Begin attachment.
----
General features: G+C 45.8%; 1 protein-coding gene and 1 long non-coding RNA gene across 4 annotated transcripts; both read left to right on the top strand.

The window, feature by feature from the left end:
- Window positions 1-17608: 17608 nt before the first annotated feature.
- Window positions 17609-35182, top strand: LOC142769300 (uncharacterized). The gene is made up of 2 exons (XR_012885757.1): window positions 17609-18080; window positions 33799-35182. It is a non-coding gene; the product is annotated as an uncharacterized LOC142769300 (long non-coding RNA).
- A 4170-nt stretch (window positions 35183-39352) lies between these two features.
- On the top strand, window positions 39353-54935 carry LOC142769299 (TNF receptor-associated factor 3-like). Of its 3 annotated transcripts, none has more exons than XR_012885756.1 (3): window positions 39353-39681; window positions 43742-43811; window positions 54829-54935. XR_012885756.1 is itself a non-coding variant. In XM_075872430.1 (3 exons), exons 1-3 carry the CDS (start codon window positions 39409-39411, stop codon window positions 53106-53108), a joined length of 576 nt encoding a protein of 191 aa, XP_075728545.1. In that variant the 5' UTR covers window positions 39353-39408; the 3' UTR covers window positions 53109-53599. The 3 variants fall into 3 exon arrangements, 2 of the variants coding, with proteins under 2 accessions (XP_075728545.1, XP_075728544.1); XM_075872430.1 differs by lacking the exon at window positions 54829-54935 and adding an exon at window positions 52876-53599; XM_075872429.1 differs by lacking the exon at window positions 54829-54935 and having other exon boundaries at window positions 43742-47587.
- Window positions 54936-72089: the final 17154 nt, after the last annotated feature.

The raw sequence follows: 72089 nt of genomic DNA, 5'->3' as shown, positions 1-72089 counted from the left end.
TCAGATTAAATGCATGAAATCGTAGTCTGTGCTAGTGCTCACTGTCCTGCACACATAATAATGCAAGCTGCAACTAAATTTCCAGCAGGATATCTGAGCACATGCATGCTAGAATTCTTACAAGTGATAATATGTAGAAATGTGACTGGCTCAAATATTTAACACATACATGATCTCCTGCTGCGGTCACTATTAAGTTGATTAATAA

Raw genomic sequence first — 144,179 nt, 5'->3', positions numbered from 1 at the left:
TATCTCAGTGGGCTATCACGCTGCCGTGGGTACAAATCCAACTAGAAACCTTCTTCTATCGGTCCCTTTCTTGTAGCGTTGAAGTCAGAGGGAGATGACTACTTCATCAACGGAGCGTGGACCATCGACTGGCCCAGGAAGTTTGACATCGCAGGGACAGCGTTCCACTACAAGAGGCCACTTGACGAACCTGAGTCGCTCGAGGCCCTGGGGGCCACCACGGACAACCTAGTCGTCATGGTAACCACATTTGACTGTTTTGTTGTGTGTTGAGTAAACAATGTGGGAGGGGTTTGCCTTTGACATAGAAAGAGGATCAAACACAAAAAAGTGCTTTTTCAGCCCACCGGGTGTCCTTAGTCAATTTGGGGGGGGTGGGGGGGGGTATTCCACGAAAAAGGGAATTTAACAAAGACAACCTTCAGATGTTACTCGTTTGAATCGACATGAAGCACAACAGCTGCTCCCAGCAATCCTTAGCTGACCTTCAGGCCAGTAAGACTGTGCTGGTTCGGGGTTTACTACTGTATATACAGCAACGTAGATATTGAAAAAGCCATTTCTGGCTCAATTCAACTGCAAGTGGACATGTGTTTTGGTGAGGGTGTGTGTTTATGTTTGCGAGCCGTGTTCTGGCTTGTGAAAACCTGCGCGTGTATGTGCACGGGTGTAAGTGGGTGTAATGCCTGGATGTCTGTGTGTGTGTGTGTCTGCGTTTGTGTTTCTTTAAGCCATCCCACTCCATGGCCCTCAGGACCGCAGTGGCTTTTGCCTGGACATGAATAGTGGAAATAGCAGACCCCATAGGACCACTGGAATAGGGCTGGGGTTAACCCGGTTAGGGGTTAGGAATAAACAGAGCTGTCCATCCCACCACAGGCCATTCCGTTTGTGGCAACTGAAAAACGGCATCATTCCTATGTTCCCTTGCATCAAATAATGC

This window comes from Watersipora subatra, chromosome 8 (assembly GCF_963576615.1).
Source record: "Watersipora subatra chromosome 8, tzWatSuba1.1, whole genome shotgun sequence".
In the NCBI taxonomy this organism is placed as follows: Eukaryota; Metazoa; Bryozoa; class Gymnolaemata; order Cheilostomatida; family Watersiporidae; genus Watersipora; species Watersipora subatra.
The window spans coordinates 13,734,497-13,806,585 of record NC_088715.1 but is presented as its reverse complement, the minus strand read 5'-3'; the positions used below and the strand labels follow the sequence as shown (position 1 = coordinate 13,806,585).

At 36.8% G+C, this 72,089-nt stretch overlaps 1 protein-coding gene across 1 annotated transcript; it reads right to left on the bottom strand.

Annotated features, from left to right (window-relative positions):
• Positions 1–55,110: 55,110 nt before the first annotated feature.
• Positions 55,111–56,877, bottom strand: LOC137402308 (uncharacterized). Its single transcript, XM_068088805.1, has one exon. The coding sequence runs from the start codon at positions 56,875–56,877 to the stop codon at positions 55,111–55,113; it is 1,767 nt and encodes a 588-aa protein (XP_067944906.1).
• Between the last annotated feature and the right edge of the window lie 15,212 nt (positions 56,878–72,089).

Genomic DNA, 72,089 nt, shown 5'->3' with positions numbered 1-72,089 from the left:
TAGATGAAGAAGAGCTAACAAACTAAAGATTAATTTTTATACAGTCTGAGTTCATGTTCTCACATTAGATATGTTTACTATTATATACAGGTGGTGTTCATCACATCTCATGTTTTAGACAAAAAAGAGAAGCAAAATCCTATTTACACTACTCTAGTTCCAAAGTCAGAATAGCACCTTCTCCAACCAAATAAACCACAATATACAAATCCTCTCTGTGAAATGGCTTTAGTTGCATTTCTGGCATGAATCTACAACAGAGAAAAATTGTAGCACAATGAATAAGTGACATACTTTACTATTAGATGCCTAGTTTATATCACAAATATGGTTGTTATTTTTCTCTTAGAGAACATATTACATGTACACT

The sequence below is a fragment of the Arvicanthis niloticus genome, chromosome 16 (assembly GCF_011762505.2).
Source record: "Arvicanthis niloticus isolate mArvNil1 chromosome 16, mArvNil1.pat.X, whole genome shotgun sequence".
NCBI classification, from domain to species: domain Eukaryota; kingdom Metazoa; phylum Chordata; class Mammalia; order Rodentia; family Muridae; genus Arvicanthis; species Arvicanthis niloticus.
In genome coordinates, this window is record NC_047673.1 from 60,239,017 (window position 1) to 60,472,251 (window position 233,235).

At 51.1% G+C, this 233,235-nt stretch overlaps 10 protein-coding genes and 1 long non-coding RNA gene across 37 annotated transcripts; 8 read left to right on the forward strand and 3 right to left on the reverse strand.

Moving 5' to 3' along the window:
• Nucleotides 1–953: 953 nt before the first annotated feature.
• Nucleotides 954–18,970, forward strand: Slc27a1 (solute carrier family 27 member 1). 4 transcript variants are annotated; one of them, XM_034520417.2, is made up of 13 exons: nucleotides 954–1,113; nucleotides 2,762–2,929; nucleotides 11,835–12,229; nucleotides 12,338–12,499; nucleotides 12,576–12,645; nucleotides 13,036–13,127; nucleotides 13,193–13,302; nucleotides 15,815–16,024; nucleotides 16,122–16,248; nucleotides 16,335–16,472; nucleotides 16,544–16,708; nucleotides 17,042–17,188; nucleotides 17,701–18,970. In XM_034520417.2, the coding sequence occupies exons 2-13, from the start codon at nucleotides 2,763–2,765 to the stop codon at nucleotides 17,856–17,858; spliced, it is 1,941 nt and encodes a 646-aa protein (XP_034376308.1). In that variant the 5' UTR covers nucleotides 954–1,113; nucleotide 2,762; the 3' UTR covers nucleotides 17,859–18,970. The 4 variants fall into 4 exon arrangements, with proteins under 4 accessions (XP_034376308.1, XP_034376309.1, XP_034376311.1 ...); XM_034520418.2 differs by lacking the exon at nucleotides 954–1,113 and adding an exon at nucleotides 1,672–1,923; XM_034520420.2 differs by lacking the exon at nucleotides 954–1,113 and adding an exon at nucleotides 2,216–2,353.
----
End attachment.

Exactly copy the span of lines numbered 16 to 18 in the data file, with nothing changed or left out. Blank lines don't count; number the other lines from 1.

At 36.8% G+C, this 72,089-nt stretch overlaps 1 protein-coding gene across 1 annotated transcript; it reads right to left on the bottom strand.

Annotated features, from left to right (window-relative positions):
• Positions 1–55,110: 55,110 nt before the first annotated feature.